Distributed by: Paramount Pictures
Reviewed by Melissa Minners
The other day, one of my co-workers and I were having a conversation that somehow led to movies starring Diana Ross. We talked about The Wiz and Lady Sings the Blues, one we hated and the other we thought well done. Then, my co-worker mentioned Mahogany and I realized that I couldn't quite remember having seen it. I knew the theme song and I remembered something about modeling and a car accident, but as far as the rest of the film, I couldn't remember it. When he offered to lend me a copy of the film, I thought, why not.
Directed by Barry Gordy and produced by Motown Productions, the 1975 film featured Diana Ross as Tracy Chambers, a woman with aspirations struggling to get by in Chicago. Tracy has dreams of becoming a designer and is going to night classes for design, but having aspirations doesn't pay the bills. Hard work does and Tracy has worked her way up from sales clerk to secretary to the head buyer (Nina Foch) at a luxury department store. Every night, she goes home to her apartment in the projects, hoping to escape it all someday and become a successful fashion designer.
At a rally outside her apartment, she meets Brian Walker (Billy Dee Williams), a young man who also has aspirations - political ones. He believes that the best way to help the people of his community is by becoming a politician and making the world aware of the problems existing for the poor in Chicago. At first, Tracy and Brian clash, but they eventually become lovers and Tracy uses her designing style to assist Brian in his campaign to become an Alderman.
It is during this time that Tracy also meets Sean (Anthony Perkins), a world-renowned fashion photographer who has agreed to do a photo shoot for the department store. While everyone else, including her own boyfriend, look at Tracy's dreams as either unattainable or unnecessary in the scheme of things, Sean sees talent and beauty. He eventually offers to take her to Rome and help her begin a career in modeling, advising her that this can be a stepping stone toward becoming a fashion designer.
Accepting the invitation, Tracy Chambers becomes known as Mahogany, an exciting new model and Sean's new obsession. But the longer Tracy remains in her new life as Mahogany, the more she realizes she is losing pieces of herself. Everyone seems to want things from her, including Sean, whose obsession borders on the insane. Tracy has achieved success, but, she soon learns that is success is nothing without someone you love to share it with.
Mahogany is listed as a romantic drama, but there are some comedic moments thrown in, mainly between Diana Ross and Billy Dee Williams' characters. There is an ease with one another and a chemistry between Ross and Williams that lends credence to the affair between their characters. Anthony Perkins is no slouch in the obsessed psychotic role (remember Psycho?) and he does an interesting job here, one minute playing the professional photographer and the next playing the tortured soul longing for affection. That's about it as far as the acting goes. For the most part, those were the only performances worth mentioning.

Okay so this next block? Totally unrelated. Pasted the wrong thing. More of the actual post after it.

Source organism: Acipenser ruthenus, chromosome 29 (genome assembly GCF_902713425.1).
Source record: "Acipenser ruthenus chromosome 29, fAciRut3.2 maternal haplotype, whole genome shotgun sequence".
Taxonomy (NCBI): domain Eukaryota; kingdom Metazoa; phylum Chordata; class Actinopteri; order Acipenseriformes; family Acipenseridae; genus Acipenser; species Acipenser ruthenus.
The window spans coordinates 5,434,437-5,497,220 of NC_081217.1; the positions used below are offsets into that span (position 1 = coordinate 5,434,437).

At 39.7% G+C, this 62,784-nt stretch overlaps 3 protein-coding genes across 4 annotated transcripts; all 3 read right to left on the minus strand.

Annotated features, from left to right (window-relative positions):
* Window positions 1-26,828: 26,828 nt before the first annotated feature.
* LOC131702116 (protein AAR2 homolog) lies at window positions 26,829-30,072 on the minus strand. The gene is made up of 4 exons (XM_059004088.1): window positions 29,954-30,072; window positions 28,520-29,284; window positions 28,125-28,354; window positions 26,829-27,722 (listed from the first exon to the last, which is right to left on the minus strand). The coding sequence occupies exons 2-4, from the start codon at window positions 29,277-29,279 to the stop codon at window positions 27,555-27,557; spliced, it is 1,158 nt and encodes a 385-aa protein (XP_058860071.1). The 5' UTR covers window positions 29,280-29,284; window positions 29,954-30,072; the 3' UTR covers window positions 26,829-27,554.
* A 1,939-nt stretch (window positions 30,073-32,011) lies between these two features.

The storyline was great and I loved the lessons to be learned here, usually taught by the socially aware and righteous Brian Walker. A proponent for change in the community, Brian wants to get higher in life to help others, whereas Tracy wants to get higher in life to get out of the slums. There is a drastic contrast in the two characters and, though she begrudgingly admits it Tracy does learn a thing or two about herself from Brian. Not only does she learn that it is important to have someone to share your successes with, she also learns that success can come with a price: if you aren't careful, you can lose yourself in the process. Brian remains true to himself and his values throughout the film while Tracy loses hers.
I love the theme song, Do You Know Where You're Going To, which perfectly represents the theme of the film and is beautifully performed by Diana Ross. My only complaint is that they played it too often throughout the film. I also was shocked to see how thin Diana Ross was in this movie, although, being a model in this era, she does fit the role of the stick-figure with the pretty face. She was definitely beautiful in this movie, just too thin, bordering on anorexic.
I learned something about Diana Ross while watching the credits as the film ended. I always knew she was a great singer and a decent actress, but I never knew how much talent she had as a designer. According to the credits of Mahogany, Diana Ross designed all of the costumes, presumably the ones she wore in photo shoots and the ones used during the fashion shows. Some excellent work there, proving Diana Ross to be a multi-gifted individual.
On the whole, Mahogany wasn't an amazing film that I would watch again and again. It was a typical film for the era with an atypical message. The film itself had its psychedelic moments as do most from the mid-70s and there were some less than believable moments, such as the fight scene. But I believe that the film's messages that are important here: hold on to your dreams, don't push everyone away in your rise to the top or you'll find yourself with no one to share your success with, don't sell your soul for fame, be true to yourself. These are important lessons learned and Mahogany expresses them well, despite some of the less than spectacular moments.